All of this geologic research sounds almost too good to be true at a time when NASA is otherwise turning away from the solid earth sciences. The budget-busting International Space Station makes only the barest mention of geoscience applications in its mission plans. Even Mission to Planet Earth, which originally called for studies of stratigraphy and tectonics, has become almost entirely an investigation of global climate change.

Keeping the Dream Alive for a Song

Not only will Pathfinder -- now renamed the Sagan Memorial Station -- and Sojourner see more than the Viking landers, the mission also cost less than one-tenth what the Viking project did two decades ago. Begun in 1993, Mars Pathfinder is the second in a new generation of NASA projects designed to be "inexpensive" (several hundred million dollars rather than several billion) and "quick" (about three years to develop). The lower cost means higher risk but also a chance to apply cutting-edge technology.
No matter how cheap these missions become, however, they are still caught in a budget squeeze created by the far more expensive manned space program. Why do we put men and women into space when robotic missions clearly are a far more cost- effective way to acquire data and expand the frontiers of knowledge? The argument has run that manned missions are necessary because Congress and the public would lose interest if we deleted the human factor. One hundred million web site hits later, it is time to question that assumption.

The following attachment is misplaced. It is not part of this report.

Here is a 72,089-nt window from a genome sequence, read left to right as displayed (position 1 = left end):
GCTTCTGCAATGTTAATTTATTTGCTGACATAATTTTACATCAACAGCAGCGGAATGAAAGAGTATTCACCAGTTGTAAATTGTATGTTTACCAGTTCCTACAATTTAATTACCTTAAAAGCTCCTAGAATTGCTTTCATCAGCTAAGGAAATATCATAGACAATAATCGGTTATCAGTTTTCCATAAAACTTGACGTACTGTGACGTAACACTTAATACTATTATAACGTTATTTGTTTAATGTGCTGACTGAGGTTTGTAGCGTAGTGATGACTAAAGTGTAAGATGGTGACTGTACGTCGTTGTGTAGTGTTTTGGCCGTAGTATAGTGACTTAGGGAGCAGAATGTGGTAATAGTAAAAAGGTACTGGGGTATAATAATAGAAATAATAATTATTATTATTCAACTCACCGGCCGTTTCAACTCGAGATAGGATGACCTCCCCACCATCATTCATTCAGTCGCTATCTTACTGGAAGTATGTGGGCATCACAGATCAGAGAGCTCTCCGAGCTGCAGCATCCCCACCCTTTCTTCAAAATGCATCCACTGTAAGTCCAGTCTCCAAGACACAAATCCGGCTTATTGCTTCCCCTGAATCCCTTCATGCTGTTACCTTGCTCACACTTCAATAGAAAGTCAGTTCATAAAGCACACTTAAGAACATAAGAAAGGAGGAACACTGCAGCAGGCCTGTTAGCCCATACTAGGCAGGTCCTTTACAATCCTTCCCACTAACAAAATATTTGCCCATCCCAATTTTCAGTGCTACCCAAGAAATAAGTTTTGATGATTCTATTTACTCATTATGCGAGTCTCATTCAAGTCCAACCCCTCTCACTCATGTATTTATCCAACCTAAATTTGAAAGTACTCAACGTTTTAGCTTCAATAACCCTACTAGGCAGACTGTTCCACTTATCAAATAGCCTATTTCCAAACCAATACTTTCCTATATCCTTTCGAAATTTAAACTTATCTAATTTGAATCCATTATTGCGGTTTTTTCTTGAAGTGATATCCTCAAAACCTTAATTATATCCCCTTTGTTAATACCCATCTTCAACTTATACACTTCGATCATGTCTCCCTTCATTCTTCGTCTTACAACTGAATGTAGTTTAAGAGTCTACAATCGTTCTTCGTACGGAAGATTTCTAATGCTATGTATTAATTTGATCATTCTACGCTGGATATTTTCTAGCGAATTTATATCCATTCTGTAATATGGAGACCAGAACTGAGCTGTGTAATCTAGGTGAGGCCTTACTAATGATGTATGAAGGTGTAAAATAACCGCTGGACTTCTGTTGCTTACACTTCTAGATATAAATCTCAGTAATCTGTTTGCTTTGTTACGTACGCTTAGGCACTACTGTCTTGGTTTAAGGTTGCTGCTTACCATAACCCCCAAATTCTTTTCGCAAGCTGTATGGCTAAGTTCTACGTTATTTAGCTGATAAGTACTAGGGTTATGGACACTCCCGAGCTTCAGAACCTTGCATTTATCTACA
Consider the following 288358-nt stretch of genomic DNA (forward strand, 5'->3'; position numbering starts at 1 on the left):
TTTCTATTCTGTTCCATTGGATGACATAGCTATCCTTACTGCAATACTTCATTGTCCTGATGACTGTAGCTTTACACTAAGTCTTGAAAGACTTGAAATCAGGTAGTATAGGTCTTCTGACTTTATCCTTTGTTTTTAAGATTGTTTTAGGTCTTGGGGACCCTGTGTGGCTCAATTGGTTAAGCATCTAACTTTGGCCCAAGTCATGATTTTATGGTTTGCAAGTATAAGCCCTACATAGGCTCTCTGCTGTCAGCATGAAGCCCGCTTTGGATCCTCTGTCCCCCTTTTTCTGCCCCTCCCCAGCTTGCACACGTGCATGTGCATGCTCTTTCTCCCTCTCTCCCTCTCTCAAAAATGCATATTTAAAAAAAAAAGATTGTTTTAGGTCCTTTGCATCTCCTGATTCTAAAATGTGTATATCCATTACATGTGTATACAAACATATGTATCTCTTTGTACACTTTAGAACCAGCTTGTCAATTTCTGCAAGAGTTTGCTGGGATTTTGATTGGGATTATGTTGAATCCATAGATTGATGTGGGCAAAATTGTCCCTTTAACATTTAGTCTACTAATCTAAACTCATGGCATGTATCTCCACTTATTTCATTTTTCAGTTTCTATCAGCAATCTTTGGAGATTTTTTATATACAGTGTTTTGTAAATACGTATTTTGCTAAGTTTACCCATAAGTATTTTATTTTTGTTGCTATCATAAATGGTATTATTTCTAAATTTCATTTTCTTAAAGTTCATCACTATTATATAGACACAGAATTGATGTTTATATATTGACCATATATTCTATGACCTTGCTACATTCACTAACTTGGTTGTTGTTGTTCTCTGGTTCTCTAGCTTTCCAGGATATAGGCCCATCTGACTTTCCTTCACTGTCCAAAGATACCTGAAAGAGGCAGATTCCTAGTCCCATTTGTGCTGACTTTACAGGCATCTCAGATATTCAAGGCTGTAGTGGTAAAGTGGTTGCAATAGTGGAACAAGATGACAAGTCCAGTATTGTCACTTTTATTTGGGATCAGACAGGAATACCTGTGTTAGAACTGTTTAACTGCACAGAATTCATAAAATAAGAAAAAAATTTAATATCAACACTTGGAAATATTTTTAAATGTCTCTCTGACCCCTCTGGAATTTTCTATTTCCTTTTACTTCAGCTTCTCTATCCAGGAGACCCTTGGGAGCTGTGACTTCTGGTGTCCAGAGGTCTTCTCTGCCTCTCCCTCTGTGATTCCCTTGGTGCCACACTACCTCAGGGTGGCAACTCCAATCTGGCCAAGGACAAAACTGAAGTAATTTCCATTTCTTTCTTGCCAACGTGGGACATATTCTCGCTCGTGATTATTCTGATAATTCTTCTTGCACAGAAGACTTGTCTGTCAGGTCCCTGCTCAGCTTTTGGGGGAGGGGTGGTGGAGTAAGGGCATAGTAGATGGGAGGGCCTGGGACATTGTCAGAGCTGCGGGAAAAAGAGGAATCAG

In a New York Times editorial, physicist Bob Park pointed out that while the Mars Pathfinder web site was racking up its record number of hits, astronauts on a more expensive space shuttle mission were still "in the upper reaches of [Earth's] atmosphere, ... dodging the garbage left behind by hundreds of previous missions." Cosmonauts on the Mir space station were just trying to stay alive. In the Washington Post, an article with images of distant Martian peaks was juxtaposed with one on the cosmonauts' efforts to fix Mir's damaged science module. The space shuttle has become routine, and people have not gone beyond Earth's outer atmosphere in decades. This fall is the 25th anniversary of the Apollo 17 mission, when geologist Harrison "Jack" Schmitt became the last man to walk on the moon.
It would be wishful thinking, however, to suggest that the success of this one mission will slow the space station juggernaut. Aside from the issue of publicity, there are policy considerations involved as the Clinton administration seeks to keep Russian scientists engaged in constructive space work in exchange for ending practices like exporting advanced rocket gear to developing countries.

A Chance To Shine

Pathfinder may not change NASA's priorities, but it can certainly help us increase public understanding of the geosciences. In the March 1997 issue of Geotimes, paleontologist Dale Springer reviewed geology coverage in general interest magazines, reporting that dinosaurs and fossils grabbed the lion's share of attention. She argued that all geoscientists can use this interest in paleontology to educate the public about geology. Now the coverage of Mars provides a similar opportunity to translate public interest into public understanding.
How different are the two? I was recently contacted by a legal publication about the implications of Sojourner's quartz discovery for staking mining claims on Mars! We clearly have some explaining to do.

David Applegate

Director of Government Affairs

American Geological Institute